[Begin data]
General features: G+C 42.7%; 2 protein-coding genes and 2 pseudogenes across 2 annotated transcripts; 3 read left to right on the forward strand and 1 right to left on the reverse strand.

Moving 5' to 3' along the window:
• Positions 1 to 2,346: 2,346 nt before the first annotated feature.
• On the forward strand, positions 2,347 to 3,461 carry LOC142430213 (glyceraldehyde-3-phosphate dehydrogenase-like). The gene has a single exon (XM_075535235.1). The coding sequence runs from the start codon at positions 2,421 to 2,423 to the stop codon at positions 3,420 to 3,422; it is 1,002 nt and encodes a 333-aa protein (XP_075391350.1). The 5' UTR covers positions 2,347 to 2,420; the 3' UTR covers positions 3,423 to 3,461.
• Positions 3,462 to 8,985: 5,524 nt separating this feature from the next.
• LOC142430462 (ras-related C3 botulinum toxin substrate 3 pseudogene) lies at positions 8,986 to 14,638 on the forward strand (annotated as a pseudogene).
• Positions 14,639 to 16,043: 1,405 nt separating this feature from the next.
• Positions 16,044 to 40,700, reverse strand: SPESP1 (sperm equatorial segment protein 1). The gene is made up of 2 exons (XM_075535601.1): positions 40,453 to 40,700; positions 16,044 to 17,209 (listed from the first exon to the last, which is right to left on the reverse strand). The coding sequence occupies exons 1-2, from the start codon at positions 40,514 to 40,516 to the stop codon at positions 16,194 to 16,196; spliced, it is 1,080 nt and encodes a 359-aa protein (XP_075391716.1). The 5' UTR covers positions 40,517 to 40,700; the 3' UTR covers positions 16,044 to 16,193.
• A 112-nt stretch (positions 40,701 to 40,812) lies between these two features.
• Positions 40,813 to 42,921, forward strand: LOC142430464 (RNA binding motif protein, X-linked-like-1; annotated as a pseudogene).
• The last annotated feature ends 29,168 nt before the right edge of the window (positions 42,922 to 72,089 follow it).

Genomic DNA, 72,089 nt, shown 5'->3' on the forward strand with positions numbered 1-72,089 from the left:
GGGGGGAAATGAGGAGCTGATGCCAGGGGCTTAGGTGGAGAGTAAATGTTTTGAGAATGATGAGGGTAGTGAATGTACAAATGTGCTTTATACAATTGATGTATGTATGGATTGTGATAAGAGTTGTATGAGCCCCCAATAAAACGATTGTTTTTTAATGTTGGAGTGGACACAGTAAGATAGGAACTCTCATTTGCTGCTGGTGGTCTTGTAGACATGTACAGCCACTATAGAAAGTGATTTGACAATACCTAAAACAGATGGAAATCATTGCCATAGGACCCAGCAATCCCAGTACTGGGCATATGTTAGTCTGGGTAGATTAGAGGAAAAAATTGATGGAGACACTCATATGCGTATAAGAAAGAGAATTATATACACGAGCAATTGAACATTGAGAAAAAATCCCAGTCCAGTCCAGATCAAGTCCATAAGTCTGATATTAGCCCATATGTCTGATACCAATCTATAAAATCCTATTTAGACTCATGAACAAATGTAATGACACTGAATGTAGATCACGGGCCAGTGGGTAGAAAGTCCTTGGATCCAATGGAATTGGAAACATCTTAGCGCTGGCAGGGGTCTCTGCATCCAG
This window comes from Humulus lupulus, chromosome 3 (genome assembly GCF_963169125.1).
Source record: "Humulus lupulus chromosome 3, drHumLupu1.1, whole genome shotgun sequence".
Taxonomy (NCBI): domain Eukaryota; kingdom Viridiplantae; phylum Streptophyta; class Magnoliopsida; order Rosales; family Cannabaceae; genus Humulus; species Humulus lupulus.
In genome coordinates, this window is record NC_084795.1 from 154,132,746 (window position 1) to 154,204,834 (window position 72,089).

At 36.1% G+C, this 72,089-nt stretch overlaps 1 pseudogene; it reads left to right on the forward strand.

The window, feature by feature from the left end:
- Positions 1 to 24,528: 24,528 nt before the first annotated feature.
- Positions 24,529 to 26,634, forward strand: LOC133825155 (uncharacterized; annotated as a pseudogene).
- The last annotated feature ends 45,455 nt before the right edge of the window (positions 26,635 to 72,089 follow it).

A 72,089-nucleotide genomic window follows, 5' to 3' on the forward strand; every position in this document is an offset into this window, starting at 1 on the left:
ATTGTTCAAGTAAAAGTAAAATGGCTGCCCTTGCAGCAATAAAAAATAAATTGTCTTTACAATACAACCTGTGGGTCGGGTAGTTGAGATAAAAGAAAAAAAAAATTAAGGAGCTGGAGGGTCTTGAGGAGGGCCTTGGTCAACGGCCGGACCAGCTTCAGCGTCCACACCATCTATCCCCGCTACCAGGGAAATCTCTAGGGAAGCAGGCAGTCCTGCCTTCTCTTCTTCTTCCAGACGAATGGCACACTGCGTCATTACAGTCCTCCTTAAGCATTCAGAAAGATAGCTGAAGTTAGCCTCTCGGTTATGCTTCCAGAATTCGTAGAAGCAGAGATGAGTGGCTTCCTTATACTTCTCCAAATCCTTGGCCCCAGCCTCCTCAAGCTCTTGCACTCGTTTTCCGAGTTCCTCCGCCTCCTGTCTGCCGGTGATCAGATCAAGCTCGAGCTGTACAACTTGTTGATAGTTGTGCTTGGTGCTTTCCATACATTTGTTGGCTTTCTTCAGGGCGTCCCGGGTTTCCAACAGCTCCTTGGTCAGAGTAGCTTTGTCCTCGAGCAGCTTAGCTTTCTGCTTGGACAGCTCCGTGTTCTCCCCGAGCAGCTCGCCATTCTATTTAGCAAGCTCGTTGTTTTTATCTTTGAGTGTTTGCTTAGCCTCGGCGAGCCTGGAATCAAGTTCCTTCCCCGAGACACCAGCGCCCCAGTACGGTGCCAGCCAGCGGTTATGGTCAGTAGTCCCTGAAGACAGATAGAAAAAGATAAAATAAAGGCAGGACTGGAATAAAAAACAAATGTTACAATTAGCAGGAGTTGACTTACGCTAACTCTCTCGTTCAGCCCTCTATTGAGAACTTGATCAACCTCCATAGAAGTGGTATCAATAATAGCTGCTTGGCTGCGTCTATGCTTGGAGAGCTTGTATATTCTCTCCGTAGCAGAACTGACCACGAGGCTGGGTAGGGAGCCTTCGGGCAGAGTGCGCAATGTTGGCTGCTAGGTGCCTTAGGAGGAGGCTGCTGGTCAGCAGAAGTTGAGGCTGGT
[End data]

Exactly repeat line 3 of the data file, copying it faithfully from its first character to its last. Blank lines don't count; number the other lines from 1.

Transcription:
• Positions 1 to 2,346: 2,346 nt before the first annotated feature.